In an uncertain climate where risk is rife, the call for a more holistic approach to risk management has never been greater
Despite new risks having emerged amid the volatile global environment, existing risks such as cyber-crime and climate change haven’t gone away. Compounding this are new regulations on the horizon, such as those recommended in The Brydon Review, where it’s likely we’ll see increased scrutiny over risk management, compliance and internal controls in the coming months.
The rapid pace of change in the past year has undoubtedly created significant short-term challenges for organisations worldwide, but only now are the long-term consequences beginning to manifest themselves.
Arguably, Covid-19 has highlighted deficiencies in risk management that otherwise might never have been brought to light. Though what’s clear is that those who have taken a more dynamic and frequent approach to their risk practices have been better able to future-proof their business and tackle the ongoing turbulence initiated by the pandemic.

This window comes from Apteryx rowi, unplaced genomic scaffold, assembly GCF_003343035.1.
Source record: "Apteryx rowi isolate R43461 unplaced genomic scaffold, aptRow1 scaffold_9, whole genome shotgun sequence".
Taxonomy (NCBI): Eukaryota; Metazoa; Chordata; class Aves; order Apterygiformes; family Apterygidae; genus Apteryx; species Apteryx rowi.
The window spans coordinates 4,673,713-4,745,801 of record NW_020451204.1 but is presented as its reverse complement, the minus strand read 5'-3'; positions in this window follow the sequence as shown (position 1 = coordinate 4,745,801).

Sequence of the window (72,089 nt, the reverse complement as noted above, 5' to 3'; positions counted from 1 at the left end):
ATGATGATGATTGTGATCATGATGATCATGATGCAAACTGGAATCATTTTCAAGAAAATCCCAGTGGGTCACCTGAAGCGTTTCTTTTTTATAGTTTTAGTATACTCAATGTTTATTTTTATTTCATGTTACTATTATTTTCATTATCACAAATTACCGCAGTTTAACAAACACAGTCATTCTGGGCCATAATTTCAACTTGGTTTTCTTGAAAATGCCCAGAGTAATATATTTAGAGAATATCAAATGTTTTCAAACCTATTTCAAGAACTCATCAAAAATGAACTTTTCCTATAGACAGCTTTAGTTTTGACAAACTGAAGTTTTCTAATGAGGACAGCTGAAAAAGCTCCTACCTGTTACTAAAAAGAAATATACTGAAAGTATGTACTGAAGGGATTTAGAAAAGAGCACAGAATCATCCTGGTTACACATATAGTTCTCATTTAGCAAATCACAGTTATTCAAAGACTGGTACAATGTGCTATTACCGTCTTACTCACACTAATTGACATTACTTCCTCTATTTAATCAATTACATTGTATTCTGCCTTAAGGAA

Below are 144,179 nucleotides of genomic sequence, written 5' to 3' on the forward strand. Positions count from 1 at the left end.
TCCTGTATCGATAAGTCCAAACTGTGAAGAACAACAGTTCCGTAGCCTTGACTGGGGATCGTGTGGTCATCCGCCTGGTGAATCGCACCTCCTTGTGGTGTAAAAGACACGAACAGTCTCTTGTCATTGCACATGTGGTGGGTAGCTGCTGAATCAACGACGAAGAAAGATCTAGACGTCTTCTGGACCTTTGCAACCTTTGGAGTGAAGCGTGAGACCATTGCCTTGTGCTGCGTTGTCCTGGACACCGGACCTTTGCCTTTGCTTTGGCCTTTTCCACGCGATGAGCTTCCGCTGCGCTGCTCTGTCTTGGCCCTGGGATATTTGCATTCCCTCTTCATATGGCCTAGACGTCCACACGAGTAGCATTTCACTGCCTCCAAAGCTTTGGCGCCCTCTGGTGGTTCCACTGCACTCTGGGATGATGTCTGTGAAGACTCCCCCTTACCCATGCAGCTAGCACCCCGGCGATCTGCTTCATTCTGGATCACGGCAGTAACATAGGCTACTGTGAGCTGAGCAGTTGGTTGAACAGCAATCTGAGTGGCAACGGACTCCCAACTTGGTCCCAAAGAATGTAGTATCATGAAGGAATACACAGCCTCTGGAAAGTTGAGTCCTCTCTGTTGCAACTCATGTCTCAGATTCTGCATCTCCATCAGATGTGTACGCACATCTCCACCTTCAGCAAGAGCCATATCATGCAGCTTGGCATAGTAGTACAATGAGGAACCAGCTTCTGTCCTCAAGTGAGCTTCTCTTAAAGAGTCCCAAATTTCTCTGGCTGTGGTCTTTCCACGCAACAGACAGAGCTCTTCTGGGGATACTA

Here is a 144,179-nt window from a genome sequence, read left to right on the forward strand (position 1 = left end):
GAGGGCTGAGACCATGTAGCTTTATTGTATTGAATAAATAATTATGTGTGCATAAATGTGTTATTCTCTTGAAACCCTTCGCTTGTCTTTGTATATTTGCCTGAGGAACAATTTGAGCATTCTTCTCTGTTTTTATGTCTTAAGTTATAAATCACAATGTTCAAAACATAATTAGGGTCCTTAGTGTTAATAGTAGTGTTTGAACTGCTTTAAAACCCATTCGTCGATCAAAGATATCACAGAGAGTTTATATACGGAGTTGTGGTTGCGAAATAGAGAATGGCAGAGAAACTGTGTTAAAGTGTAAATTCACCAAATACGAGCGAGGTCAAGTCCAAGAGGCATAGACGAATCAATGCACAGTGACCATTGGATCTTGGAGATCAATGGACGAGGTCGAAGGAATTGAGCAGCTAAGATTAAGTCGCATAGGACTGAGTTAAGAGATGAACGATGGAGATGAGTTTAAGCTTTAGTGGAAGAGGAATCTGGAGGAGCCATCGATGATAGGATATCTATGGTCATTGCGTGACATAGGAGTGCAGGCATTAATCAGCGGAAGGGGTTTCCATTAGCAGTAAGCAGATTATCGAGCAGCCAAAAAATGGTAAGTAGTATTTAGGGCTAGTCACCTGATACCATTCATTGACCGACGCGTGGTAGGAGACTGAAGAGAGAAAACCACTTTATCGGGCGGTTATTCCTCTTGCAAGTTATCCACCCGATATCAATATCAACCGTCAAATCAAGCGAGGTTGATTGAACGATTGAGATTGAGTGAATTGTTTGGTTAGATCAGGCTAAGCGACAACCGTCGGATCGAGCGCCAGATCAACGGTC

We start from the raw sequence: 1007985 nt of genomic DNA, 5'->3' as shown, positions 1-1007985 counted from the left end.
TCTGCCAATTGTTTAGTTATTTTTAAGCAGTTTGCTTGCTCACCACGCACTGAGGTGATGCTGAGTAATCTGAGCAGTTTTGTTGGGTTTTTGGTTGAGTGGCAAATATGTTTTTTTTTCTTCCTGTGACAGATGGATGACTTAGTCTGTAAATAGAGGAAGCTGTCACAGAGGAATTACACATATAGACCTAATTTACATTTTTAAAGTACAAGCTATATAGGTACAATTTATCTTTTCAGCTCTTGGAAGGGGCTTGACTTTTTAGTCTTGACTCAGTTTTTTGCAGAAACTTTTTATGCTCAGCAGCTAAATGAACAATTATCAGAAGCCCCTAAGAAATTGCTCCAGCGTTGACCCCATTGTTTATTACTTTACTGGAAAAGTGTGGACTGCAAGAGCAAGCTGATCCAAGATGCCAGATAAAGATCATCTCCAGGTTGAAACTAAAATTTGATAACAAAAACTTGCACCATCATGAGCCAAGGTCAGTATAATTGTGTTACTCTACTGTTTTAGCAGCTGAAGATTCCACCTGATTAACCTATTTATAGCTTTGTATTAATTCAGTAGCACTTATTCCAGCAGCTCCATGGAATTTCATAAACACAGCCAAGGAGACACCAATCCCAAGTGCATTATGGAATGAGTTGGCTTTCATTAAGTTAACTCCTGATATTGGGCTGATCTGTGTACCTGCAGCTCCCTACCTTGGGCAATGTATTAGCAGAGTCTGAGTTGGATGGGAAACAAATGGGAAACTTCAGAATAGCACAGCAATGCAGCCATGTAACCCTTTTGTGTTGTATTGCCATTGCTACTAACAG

Here are some ways organisations can enhance their performance in four of today’s key risk areas, while maintaining rigorous compliance and agility:
As innovation rises, so too do risks. Yet conversely, the risk of not innovating can be just as high. This places a considerable onus on risk managers to help their organisations strike the right balance between risk and reward.
Due to the nature of innovation, propositions are often in a constant state of development, rendering point-in-time engagement from risk executives impractical. For risk management to be effective, it must be embedded throughout the development process, with continuous interaction between risk and innovation teams. Furthermore, risk controls should be an integral part of product design, especially in the face of regulations such as GDPR, which maintains “privacy by design” as one of its leading principles.
Innovation risks undoubtedly alter the risk profile of an organisation and potentially fuel other technology-related risks such as cyber-crime and fraud – creating another strong case for implementing new risk controls and a wider discipline of digital conduct.